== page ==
• Snow leopard conservation on the Pamir
  • Newsletter on snow leopard conservation initiative in Tajikistan (Jan.-Mar. 2018)
Publications archive

"Snow leopard - national treasure of Tajikistan"

The author tried to comprehensively explain a value of the snow leopard for both wildlife and people. The brochure describes biological and behavioral characteristics of a rare predator, its habitats, main factors threatening its population, international and national initiatives to preserve it, legends and real cases of snow leopard and villagers meetings in the Pamir and more. According to the author, he sought to change the image of a rare predator in the eyes of an audience that has a negative attitude towards the snow leopard, or knows very little about it, in order to understand how important it is for wildlife.

The full text you can find out contacting us via e-mail: biodiv@biodiv.tojikiston.com

 

Newsletter on snow leopard conservation initiative in Tajikistan (April - June 2018)

Newsletter on snow leopard conservation initiative in Tajikistan (April - June 2018)

The actions implemented by the project over the past quarter have made it possible to achieve significant results in improving the technical capabilities of specially protected areas’ staff and their skills in monitoring, to prepare a rationale for initiating practical actions to restore degraded pastures and forests, to increase to some extent the knowledge of local communities about the snow leopard and cause interest in its preservation, to form communication and the basis for cross-border cooperation.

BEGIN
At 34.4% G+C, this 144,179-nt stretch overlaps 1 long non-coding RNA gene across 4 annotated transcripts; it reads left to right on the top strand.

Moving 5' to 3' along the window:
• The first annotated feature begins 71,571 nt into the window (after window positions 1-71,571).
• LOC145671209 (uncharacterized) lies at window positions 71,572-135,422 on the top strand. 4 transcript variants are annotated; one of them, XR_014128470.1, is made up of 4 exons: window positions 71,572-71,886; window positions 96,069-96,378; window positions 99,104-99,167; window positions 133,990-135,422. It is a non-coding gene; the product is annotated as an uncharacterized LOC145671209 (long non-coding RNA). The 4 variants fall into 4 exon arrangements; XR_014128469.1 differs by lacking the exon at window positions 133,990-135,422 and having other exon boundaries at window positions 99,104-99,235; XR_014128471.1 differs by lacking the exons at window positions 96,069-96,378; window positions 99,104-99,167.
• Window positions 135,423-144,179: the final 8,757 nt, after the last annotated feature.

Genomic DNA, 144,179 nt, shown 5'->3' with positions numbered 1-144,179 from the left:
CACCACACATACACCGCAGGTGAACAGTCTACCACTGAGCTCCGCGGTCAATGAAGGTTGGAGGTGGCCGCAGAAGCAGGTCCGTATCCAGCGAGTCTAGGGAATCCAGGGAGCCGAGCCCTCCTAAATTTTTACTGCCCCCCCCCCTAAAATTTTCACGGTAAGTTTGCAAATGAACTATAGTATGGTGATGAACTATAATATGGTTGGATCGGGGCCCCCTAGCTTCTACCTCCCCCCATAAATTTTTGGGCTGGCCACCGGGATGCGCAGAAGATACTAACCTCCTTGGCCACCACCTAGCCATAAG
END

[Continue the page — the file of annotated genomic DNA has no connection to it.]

For the full version, please send a request on the e-mail: biodiv@biodiv.tojikiston.com

Snow leopard conservation on the Pamir

Snow leopard conservation on the Pamir

The brochure contains the project summary and the results of working meetings with representatives of target partner organizations in GBAO project areas, describes decisions and recommendations received.

For the full version, please send a request on the e-mail: biodiv@biodiv.tojikiston.com

Newsletter on snow leopard conservation initiative in Tajikistan (Jan.-Mar. 2018)

Newsletter on snow leopard conservation initiative in Tajikistan (Jan.-Mar. 2018)

You can find out the full version of the Newsletter by sending a request to biodiv@biodiv.tojikiston.com